We found an association between altered immune responses with prolonged viral load in 2-year-old ferrets characterized by a significant delay in interferons and interferon stimulated genes. These gene sets were robustly induced in the 1-year-old female ferrets at our early time point of day 2 pi. In another study in ferrets infected with SARS-CoV-2, the host response was investigated in the nasal washes and trachea in 4 month old castrated male ferrets70. In this study, the ferrets were de-sexed and also considerably younger than the ferrets used for our work. Lower magnitudes of gene regulation was noted in this study after infection compared to ferrets infected with the H1N1 virus A/California/07/2009 although immune response genes such as CCL2, CCL8, CXCL9, and CXCR1 increased over the time course. We also found lower levels of immune response gene regulation than what we would have expected. The human COVID-19 demographics clearly indicate that older males are at higher risk of severe COVID-19 but this data does not give insight into the factors influencing disease. In respect to sex biases, biological and behavioural factors may both influence disease demographics71. Our results leveraging a controlled preclinical animal model that removed behavioural factors suggested that biological sex strongly affected the outcome of SARS-CoV-2 infection. Recently, humoral responses as well as interferon signalling have been implicated in the sex biases of viral infection in humans. Data from severe COVID-19 patients indicated that males and the elderly had increased neutralizing antibodies toward SARS-CoV-2, possibly suggesting a pathogenic humoral involvement or mechanism affecting antibody production during infection50. Several other human and animal studies have reported that perturbed interferon responses are associated with SARS-CoV-2 infection, suggesting that dysregulated interferon signalling is a common mechanism driving disease61,70,72. A report by Bastard and colleagues showed a significant number of autoantibodies elicited toward type I interferons in humans may lead to interferon dysregulation as a possible mechanism61. Previous studies have also suggested a role for Toll-like Receptor 7 (TLR7) in sex-biased interferon signalling during viral infections61. TLR7, a viral nucleic acid pathogen recognition receptor, is located on a region of the X chromosome which is known to have a lower level of chromosomal inactivation, allowing females to have stronger interferon responses during viral infection due to gene dosing49,73,74,75. Taken together, these reports may represent mechanisms contributing to the prolonged viral presence and subsequent dysregulated interferon responses we found in the upper respiratory tract of older males. Future studies should explore the sex-specific regulation of interferon responses with regard to the involvement of type I interferon-specific antibodies or TLR7 signalling in viral replication and clinical morbidity61,74,76.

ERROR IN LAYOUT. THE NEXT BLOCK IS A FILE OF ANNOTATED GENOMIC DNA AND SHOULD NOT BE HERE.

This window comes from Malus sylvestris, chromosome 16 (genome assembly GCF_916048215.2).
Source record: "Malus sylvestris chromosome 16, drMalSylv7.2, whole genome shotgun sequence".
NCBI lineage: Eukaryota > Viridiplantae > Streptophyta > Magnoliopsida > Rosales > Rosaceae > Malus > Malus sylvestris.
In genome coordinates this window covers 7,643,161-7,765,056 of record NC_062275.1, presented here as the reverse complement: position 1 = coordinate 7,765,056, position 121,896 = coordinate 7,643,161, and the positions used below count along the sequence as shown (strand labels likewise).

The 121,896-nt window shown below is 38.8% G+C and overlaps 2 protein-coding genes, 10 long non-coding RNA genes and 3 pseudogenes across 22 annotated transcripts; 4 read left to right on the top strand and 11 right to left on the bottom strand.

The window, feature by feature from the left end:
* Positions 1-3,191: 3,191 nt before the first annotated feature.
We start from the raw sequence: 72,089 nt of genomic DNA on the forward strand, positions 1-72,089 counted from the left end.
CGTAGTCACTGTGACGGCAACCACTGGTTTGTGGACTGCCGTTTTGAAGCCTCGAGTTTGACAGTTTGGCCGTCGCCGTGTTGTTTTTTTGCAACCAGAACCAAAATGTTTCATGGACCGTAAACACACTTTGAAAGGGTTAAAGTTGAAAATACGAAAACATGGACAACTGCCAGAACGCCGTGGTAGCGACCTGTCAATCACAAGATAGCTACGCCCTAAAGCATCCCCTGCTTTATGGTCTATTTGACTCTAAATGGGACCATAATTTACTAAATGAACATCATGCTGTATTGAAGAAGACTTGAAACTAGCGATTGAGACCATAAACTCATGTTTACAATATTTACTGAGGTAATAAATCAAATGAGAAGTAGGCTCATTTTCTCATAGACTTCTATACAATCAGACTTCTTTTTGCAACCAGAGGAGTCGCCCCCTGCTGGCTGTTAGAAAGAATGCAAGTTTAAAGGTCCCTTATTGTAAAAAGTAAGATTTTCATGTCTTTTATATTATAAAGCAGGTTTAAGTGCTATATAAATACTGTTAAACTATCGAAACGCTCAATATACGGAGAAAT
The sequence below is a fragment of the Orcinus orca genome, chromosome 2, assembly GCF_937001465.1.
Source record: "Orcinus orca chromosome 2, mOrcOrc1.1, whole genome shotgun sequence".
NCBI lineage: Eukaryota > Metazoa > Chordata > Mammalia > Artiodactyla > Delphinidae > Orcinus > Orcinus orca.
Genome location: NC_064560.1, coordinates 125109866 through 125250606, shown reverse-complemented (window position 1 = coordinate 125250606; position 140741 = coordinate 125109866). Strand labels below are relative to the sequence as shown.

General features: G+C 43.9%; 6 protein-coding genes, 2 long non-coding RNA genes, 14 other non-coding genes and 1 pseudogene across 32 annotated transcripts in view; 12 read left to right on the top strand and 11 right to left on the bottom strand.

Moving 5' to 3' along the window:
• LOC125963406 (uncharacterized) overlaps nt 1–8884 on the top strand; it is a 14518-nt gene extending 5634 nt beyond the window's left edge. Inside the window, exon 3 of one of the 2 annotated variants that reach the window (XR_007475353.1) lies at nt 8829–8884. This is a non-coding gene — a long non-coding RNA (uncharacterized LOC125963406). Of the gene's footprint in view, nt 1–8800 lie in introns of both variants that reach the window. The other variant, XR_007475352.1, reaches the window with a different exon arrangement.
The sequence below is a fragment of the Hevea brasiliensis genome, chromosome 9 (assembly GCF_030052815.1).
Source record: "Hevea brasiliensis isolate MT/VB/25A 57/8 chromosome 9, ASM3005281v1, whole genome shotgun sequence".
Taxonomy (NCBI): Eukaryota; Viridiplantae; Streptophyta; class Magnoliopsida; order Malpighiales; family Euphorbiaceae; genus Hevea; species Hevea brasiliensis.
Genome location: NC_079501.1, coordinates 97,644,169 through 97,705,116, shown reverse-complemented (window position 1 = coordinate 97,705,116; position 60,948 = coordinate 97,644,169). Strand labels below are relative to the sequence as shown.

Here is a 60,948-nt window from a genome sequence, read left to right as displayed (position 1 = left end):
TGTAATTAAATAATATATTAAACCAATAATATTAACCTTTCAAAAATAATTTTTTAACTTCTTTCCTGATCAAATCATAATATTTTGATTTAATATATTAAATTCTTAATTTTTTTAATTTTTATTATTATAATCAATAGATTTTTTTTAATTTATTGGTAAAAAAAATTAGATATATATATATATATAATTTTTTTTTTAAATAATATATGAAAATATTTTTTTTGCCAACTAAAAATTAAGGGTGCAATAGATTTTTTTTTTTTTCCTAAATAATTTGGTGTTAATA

Our study was limited by lack of an older female ferret group, due to lack of a supply of these animals early in the pandemic. Therefore, our conclusions focus on the suggestion that early antiviral intervention may be more beneficial for males compared to females infected with SARS-CoV-2. Moreover, 2-year-old male ferrets had higher viral load that persisted longer in their upper respiratory tracts compared to 1-year-old males and that in turn was associated with uniquely delayed antiviral gene expression. While further research is needed to confirm the target genes we have identified, our study represents a unique transcriptomic resource and established animal model for sex as a biological variable for further research. Additional sex-aggregated analysis of antiviral use in clinical studies may be beneficial to understanding the outcome of antiviral treatment during COVID-19 for compounds such as remdesivir or interferon-beta. More work is needed to expand on these conclusions and identify whether these mechanisms are also at play in humans and if older males may be a cause more transmission due to prolonged viral shedding. Our model which shows sex- and age-specific regulation of the interferon responses during SARS-CoV-2 could be used for the investigation of sex-specific effectiveness of interferon-beta or interferon-lambda treatment.